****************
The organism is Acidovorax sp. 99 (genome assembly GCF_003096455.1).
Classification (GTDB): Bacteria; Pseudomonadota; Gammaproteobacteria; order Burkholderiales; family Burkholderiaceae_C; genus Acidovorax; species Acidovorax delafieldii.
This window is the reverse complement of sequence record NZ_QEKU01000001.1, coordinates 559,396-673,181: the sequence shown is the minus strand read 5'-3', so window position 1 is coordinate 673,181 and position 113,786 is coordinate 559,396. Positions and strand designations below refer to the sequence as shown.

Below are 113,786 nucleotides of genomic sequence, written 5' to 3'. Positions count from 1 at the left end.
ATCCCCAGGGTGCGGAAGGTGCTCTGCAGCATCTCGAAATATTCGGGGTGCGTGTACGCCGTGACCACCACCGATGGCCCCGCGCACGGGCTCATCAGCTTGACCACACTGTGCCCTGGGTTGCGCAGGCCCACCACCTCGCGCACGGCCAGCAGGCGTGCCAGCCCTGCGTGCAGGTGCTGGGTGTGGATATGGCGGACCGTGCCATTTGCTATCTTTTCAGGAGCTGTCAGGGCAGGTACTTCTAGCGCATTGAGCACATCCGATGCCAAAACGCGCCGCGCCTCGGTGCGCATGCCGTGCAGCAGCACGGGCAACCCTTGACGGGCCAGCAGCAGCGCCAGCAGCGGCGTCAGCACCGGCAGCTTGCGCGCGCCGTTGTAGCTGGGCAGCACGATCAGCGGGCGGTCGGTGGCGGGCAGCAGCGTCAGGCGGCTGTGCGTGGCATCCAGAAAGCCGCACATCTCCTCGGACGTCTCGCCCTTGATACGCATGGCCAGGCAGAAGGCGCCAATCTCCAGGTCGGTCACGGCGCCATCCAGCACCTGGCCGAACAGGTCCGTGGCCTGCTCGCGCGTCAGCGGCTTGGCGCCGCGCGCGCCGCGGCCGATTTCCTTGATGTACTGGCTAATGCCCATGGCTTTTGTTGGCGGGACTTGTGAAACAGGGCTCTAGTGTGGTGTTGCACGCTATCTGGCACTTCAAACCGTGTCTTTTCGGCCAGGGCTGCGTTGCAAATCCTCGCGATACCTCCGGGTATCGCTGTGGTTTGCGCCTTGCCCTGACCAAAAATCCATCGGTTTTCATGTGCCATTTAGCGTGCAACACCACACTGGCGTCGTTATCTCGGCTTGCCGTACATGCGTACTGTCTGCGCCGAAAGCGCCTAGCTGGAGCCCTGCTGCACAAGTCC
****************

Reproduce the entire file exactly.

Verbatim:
The organism is Acidovorax sp. 99 (genome assembly GCF_003096455.1).
Classification (GTDB): Bacteria; Pseudomonadota; Gammaproteobacteria; order Burkholderiales; family Burkholderiaceae_C; genus Acidovorax; species Acidovorax delafieldii.
This window is the reverse complement of sequence record NZ_QEKU01000001.1, coordinates 559,396-673,181: the sequence shown is the minus strand read 5'-3', so window position 1 is coordinate 673,181 and position 113,786 is coordinate 559,396. Positions and strand designations below refer to the sequence as shown.

Below are 113,786 nucleotides of genomic sequence, written 5' to 3'. Positions count from 1 at the left end.
ATCCCCAGGGTGCGGAAGGTGCTCTGCAGCATCTCGAAATATTCGGGGTGCGTGTACGCCGTGACCACCACCGATGGCCCCGCGCACGGGCTCATCAGCTTGACCACACTGTGCCCTGGGTTGCGCAGGCCCACCACCTCGCGCACGGCCAGCAGGCGTGCCAGCCCTGCGTGCAGGTGCTGGGTGTGGATATGGCGGACCGTGCCATTTGCTATCTTTTCAGGAGCTGTCAGGGCAGGTACTTCTAGCGCATTGAGCACATCCGATGCCAAAACGCGCCGCGCCTCGGTGCGCATGCCGTGCAGCAGCACGGGCAACCCTTGACGGGCCAGCAGCAGCGCCAGCAGCGGCGTCAGCACCGGCAGCTTGCGCGCGCCGTTGTAGCTGGGCAGCACGATCAGCGGGCGGTCGGTGGCGGGCAGCAGCGTCAGGCGGCTGTGCGTGGCATCCAGAAAGCCGCACATCTCCTCGGACGTCTCGCCCTTGATACGCATGGCCAGGCAGAAGGCGCCAATCTCCAGGTCGGTCACGGCGCCATCCAGCACCTGGCCGAACAGGTCCGTGGCCTGCTCGCGCGTCAGCGGCTTGGCGCCGCGCGCGCCGCGGCCGATTTCCTTGATGTACTGGCTAATGCCCATGGCTTTTGTTGGCGGGACTTGTGAAACAGGGCTCTAGTGTGGTGTTGCACGCTATCTGGCACTTCAAACCGTGTCTTTTCGGCCAGGGCTGCGTTGCAAATCCTCGCGATACCTCCGGGTATCGCTGTGGTTTGCGCCTTGCCCTGACCAAAAATCCATCGGTTTTCATGTGCCATTTAGCGTGCAACACCACACTGGCGTCGTTATCTCGGCTTGCCGTACATGCGTACTGTCTGCGCCGAAAGCGCCTAGCTGGAGCCCTGCTGCACAAGTCC